Hidden Bias at Work

The Illusion of Inclusion – Roadblock #6

Unconscious Bias

To be truly inclusive, “unconscious bias” among bosses and colleagues must be addressed. Individuals make assumptions and determinations about what is real every moment of the day. We encounter millions of pieces of information, which we believe to be real; rarely considering how subjective our determinations may be, or how our “interpretation” of what we see and hear, is impacted by our subjective personal lens. Even knowing we are inherently biased, may not enable us to prevent bias from influencing how we think and make decisions.

The Deep Impact of Unconscious Bias in the Workplace
Unconscious bias is often a factor in circumstances where people make choices that seem to make no sense, or appear to be driven by overt prejudice…even when they are not. While some individuals may be consciously hateful, hurtful, and biased; it is important to recognize that everybody demonstrates some degree of “unconscious bias,” no matter how caring or considerate they may be. These biases can be especially far reaching and destructive within the medical and social service sectors, the media, marketing, public relations, and political realms.

Each one of us has encountered groups with which we consciously feel uncomfortable. While these conscious patterns of discrimination are problematic, they are minimal compared to the unconscious ones, which impact us on a daily basis.  Because the unconscious perceptions influence important decisions, they profoundly affect our lives.  Unconscious bias can influence whether the most qualified candidate is hired for a job; the fairness of an employee’s performance review; or whether the right CEO is selected.

A number of studies have illustrated how unconscious bias impacts business decisions. For example, one group of researchers distributed 5,000 resumes to 1,250 employers who were advertising employment opportunities.  Some resumes were mailed out with names determined to be “typically white,” while others displayed names considered “typically black.” Each company received four resumes: one of each race considered “average,” and one of each race considered “highly skilled.” Interviews with human resource employees had established that most of the companies were aggressively seeking diversity; which would likely compel employers to lean toward those candidates, whose names suggested they were “black.”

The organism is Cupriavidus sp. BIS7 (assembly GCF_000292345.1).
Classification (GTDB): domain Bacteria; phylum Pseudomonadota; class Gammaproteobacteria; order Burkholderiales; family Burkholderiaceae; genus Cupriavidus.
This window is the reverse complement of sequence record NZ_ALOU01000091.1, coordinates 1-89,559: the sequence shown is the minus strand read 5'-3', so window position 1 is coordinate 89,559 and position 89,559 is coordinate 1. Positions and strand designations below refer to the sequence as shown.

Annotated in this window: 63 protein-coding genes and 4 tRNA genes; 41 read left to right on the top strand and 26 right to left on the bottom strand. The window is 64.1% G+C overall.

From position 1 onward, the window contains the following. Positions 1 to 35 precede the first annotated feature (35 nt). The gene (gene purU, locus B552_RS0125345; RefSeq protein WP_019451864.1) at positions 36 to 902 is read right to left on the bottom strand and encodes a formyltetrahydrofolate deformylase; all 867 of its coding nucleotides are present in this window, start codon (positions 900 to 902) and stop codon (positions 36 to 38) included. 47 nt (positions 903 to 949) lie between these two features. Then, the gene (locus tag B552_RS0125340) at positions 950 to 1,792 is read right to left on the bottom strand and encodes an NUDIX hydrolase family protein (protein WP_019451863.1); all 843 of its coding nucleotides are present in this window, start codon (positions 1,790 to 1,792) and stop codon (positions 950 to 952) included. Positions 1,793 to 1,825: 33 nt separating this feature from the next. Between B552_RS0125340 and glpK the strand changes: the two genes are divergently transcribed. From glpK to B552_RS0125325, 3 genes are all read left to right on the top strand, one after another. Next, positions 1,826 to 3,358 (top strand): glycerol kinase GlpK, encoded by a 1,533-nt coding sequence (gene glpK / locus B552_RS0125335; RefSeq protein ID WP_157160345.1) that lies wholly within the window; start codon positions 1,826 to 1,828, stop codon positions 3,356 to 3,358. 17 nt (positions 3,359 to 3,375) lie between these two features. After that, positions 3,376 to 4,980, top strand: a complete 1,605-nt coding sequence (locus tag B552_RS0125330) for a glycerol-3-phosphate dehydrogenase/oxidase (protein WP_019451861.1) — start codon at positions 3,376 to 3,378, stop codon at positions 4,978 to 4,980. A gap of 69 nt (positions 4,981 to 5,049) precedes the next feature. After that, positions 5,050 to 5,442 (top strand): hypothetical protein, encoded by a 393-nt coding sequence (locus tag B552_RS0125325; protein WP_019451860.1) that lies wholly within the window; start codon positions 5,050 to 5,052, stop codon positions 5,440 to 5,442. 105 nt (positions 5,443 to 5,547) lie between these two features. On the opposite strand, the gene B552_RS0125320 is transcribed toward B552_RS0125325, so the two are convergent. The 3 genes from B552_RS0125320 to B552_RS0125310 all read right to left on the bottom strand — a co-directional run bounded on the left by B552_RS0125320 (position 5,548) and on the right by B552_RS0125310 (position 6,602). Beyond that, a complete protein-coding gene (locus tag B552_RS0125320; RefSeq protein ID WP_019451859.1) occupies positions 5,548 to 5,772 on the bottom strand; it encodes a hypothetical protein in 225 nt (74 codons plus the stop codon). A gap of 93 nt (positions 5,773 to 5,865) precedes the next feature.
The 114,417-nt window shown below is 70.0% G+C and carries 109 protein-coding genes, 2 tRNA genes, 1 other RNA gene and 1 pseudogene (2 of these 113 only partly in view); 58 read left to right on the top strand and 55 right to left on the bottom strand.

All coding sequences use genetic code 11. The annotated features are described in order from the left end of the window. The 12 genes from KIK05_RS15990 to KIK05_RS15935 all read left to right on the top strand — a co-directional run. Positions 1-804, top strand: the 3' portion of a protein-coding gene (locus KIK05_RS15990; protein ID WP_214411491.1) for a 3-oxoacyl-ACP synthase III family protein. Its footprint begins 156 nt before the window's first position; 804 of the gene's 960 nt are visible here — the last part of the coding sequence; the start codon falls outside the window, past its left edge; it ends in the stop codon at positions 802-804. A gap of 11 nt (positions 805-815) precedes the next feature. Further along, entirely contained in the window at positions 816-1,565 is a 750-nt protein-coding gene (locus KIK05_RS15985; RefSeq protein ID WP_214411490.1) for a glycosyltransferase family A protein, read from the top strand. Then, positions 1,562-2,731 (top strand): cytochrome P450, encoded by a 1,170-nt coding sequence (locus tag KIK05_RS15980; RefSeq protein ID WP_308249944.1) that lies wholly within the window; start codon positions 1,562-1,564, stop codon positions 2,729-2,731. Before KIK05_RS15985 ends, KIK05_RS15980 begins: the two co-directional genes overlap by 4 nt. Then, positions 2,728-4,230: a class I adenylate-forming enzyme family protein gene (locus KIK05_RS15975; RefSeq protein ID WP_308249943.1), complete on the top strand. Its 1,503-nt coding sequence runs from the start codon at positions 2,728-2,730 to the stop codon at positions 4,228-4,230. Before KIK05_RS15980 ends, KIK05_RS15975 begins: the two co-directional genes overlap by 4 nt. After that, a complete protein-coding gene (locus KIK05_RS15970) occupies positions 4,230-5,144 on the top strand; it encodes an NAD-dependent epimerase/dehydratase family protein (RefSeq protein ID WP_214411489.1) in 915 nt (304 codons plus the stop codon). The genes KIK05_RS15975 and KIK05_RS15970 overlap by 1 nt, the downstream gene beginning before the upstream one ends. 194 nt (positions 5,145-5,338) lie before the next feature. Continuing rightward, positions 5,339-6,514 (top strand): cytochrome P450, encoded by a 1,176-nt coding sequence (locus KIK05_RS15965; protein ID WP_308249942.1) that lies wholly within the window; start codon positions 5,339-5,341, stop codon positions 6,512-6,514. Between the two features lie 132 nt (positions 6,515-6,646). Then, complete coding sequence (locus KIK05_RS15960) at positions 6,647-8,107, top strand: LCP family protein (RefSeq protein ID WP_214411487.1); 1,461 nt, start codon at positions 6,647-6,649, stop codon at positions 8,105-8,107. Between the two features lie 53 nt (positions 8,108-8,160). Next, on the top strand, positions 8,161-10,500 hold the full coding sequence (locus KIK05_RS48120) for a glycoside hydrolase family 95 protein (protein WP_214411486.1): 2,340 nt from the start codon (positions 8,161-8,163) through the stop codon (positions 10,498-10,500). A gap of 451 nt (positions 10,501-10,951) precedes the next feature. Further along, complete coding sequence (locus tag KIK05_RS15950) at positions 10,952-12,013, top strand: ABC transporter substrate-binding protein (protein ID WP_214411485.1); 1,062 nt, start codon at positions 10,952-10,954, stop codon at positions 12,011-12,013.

However, the results demonstrated that resumes with “typically white” names received 50 percent more callbacks than those with “typically black” names.  While highly skilled “typically white” named candidates received more callbacks than those considered average; there was virtually no difference between the numbers of callbacks received by highly skilled versus average “typically black” named candidates.  And most surprisingly, researchers discovered “typically white” named candidates, who were average, received more callbacks than “typically black” named candidates, who were highly skilled.

Affinity Bias
Unconscious patterns can be subtle.  When individuals have a lot in common they often feel a sense of familiarity or “chemistry.”  They instantly like each other, although they may not know why.  This “connection” facilitates their ability to justify imperfections in one another.  The affinity impacts the degree to which they support and encourage one another; invisibly influencing outcomes in a variety of situations.  This can impact the way one: recruits people, makes hiring decisions, conducts an initial orientation interview, mentors employees (or not), assigns responsibilities, provides training opportunities, listens to employees’ ideas and suggestions, makes promotional choices, reviews performance, defines organizational policy, conducts marketing campaigns, chooses board members, treats customers…and literally hundreds of other activities, which can dramatically impact an organization’s success.